Sunday, October 24, 2010

Potpourri: School Food News Roundup

By Ed Bruske

aka The Slow Cook

A new study estimates that 17 percent of all U.S. medical costs are obesity related, resulting in a total health tab for the nation of $168 billion annually. The study also doubles what was previously thought to be the added cost for individuals to deal with weight-related illness, putting it at $2,800 per year.

What's to blame for the nation's horrible eating habits? An article in the journal Nutrition says the U.S. Department of Agriculture and its Dietary Guidelines for Americans have failed. Americans have followed advice to limit fat and cholesterol consumption but keep getting fatter. Could it be because of all those grains and starches the USDA has been recommending?

Nutrition says, "the macronutrient content of the diet has shifted in the direction recommended since the 1977 dietary goals. Total and saturated fat intakes have decreased as a percentage of caloriesd for men, the absolute amount has decreased, whereas carbohydrate intake has increased. Notable from the DGAC Report is the absence of any concern that this shift in macronutrient content may be a factor in the increase in overweight/obesity and chronic disease; the proposed recommendations suggest that this trend should not only continue but also become more pronounced."

Even toddlers are at risk. The food giant Nestle, in a recent study, reports these findings:

One-third of toddlers and 50 percent of preschoolers eat fast food at least once a week.

25 percent of older infants, toddlers, and preschoolers do not eat even one serving of fruit on a given day, and 30 percent do not eat a single serving of vegetables.

French fries are still the most popular vegetable among toddlers and preschoolers.

71 percent of toddlers and 84 percent of preschoolers consume more sodium than recommended on a given day.

The USDA appears to be taking its own stand against too many carbs by crossing potatoes off the list of foods that needy mothers can purchase with their federal food dollars under the Women, Infants and Children (WIC) program.

The USDA issued an interim ruling on the potato following a recommendation from the Institute of Medicine, which has also recommended more greens and orange vegetables and less potatoes in school lunches, where the potato is treated as a vegetable--not a starch--and is the second-most favorite food among children, after pizza.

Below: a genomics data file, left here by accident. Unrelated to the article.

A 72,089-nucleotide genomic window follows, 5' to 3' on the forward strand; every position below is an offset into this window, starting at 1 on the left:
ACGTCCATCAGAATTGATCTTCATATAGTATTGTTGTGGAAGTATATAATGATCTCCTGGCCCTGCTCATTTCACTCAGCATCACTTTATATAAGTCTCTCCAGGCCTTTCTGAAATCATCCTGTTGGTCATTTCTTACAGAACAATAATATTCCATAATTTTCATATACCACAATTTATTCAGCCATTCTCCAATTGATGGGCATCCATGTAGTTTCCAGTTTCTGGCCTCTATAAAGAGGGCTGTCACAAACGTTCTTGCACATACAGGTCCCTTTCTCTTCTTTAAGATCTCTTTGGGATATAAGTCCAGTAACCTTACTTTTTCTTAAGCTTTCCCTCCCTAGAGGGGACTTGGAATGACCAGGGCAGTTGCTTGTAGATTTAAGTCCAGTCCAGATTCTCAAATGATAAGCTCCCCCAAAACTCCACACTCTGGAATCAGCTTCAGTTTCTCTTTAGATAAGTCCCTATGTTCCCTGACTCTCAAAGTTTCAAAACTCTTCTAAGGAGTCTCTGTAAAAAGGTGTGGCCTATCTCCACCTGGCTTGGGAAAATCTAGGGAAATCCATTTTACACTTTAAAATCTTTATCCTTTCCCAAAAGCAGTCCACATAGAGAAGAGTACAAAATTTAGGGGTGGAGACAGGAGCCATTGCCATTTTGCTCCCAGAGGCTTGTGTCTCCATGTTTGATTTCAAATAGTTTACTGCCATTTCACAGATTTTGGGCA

The USDA is said to be considering a permanent potato ban for the WIC program beginning next year.


It's nothing new for the federal government to promote lousy food. The so-called "check-off" programs mandated by Congress and overseen by the USDA collects funds from food producers and use them to boost consumption of various food products. Here are some of the accomplishments to date involving one such program--the dairy check-off--according to a recent report:

Partnering with Domino’s Pizza to develop pizzas using up 40% more cheese than usual. This worked so well that other pizza chains are doing the same thing.

Partnering with McDonald’s to launch McCafe specialty coffees that use up to 80 percent milk, and three new burgers with two slices of cheese per sandwich. The result? An additional 6 million pounds of cheese sold.

Partnering with General Mills’ Yoplait to develop yogurt chip technology that requires 8 ounces of milk.

Maintaining momentum for single-serve milk by offering white and flavored milk in single-serve, plastic, resealable bottles.


Parents send their kids to school hoping they might find a safe haven there from outside influences such as the rampant marketing of commercial products and especially food products that kids otherwise are routinely exposed to.